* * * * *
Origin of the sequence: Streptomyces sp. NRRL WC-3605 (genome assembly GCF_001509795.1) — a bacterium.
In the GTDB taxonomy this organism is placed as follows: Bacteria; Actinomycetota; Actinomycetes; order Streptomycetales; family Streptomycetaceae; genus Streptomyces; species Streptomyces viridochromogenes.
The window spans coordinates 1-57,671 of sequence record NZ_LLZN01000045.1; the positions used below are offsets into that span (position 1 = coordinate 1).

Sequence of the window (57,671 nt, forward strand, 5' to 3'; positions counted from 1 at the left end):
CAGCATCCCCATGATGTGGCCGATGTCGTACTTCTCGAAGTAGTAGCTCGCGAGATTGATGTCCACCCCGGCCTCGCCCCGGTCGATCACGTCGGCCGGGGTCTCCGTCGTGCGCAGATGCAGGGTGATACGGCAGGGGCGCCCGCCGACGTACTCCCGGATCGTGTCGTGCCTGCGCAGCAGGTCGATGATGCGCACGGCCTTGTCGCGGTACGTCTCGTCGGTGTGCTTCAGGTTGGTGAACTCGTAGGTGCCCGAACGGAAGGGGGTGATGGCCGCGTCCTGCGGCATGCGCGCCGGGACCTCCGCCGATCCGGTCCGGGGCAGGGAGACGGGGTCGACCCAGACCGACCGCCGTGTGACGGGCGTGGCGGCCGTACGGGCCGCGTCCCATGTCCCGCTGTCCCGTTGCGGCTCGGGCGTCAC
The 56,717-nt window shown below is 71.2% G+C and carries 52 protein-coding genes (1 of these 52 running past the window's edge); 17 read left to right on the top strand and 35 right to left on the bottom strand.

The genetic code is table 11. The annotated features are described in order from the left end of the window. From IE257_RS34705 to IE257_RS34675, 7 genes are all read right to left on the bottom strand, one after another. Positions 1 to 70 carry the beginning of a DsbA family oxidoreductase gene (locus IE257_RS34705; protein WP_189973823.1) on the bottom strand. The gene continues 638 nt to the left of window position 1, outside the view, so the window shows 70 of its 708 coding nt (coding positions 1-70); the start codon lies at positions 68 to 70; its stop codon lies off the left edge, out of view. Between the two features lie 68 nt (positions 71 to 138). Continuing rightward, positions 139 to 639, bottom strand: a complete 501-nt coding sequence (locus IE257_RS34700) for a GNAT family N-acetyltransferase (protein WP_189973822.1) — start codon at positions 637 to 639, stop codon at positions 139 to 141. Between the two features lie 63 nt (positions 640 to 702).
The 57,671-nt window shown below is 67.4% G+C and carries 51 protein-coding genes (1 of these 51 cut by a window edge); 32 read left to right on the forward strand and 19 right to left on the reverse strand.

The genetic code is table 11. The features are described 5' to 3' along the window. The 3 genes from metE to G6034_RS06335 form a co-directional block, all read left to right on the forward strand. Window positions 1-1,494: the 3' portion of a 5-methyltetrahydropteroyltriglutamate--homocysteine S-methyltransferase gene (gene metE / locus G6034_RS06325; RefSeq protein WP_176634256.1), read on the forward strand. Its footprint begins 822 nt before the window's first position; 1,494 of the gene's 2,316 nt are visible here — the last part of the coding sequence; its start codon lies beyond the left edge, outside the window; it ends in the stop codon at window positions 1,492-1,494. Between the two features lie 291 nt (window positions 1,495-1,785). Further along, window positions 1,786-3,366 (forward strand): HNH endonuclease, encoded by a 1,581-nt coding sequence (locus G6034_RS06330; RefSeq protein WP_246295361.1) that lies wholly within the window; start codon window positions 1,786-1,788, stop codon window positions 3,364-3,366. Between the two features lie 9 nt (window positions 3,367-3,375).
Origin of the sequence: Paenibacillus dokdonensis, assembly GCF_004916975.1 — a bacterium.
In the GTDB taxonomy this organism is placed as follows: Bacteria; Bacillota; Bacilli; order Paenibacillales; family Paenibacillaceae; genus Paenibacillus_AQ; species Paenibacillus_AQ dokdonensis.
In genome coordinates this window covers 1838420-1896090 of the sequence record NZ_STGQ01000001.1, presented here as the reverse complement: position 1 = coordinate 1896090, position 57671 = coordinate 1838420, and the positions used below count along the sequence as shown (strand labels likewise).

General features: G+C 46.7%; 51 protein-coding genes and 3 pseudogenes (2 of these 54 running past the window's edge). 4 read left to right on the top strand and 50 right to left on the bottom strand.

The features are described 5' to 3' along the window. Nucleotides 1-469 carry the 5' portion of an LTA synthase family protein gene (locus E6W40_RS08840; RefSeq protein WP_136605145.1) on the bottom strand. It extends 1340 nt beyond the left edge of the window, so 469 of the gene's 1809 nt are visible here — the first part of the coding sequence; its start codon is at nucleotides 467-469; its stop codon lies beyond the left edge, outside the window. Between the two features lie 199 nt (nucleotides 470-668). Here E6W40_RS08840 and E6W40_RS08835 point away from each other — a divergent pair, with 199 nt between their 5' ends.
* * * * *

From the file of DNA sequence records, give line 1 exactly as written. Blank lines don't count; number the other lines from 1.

Origin of the sequence: Streptomyces sp. NRRL WC-3605 (genome assembly GCF_001509795.1) — a bacterium.